Varanus indicus species-complex

Varanus indicus species-complex

Turquoise Monitor (Varanus caerulivirens)

Varanus caerulivirens was described in 1999 (Ziegler, Böhme & Philipp). Specimens had been imported through the pet trade a few years prior to this.

This species is highly arboreal but forages largely on the ground. They are found in primary and secondary lowland forests, plantations, and mountain forests but avoid saltwater environments (for more on this species' habits see Weijola 2010).

Distinctive Features (from Ziegler, Böhme & Philipp 1999)

Background color: Greyish-brown to black interspersed with tiny turquoise-blue flecks (at a distance, animal often appears an overall bluish color)

Dorsal pattern: Light-colored ocelli arranged in around twenty transverse rows. Ocelli may become less conspicuous towards the posterior.

Tail pattern: Anterior third spotted as on the dorsal surface; posterior two thirds banded (blue pigmentation present)

Throat/ventral pattern: Ventral surface light (beige) in color; throat weakly spotted; ventral surface marbled

Post-ocular stripe: Present

Tongue color: Pink, typically possessing a dark tip


Known from Halmahera, Morotai, Bacan, and Obi in the Moluccas. May possibly occur on other nearby islands such as Kasiruta (Weijola 2010).

Photo courtesy of Valter Weijola.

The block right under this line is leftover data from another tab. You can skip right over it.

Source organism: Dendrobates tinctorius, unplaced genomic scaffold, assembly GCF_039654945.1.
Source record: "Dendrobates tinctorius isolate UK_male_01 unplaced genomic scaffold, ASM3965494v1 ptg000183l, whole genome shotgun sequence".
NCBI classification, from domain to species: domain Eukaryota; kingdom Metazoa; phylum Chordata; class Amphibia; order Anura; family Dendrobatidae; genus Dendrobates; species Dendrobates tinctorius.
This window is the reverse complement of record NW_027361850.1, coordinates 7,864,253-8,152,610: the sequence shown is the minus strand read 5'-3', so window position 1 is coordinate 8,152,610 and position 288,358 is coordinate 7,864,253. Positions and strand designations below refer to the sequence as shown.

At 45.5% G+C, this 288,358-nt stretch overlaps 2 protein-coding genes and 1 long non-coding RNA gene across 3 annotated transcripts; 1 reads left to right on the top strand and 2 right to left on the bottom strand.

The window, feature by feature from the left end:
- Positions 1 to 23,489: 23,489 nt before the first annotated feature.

Specimen located at Fuzhou Zoo, People's Republic of China. Note pink tongue in first two photos: a hallmark of this species. Photos courtesy of Mo Chen.

Status in Captivity

Varanus caerulivirens has been imported and continues to be on an irregular basis. When available, they are often marketed as 'blue pinspot monitors'. The distinct appearance of this animal means that, unlike many other indicus-complex monitors, they are typically sold with regards to their true identity instead of simply as generic 'mangrove monitors'. When available, they are rarely as sought-after as some other forms (i.e. Varanus melinus) and do not command exorbitant prices. This mild demand should not be considered a bad thing as, like all other wild-caught indicus-type monitors, they rarely thrive in captivity. This species has been bred at least once or twice though I am unaware of whether these were intentional or accidental.


Weijola, V. S. A. (2010): Geographical distribution and habitat use of monitor lizards of the north Moluccas. Biawak 4 (1): 7-23. (

Ziegler, T., Böhme, W. & K. M. Philipp (1999): Varanus caerulivirens sp. N., a new monitor lizard of the V. indicus group from Halmahera, Moluccas, Indonesia (Squamata: Sauria: Varanidae). Herpetozoa 12: 45-56.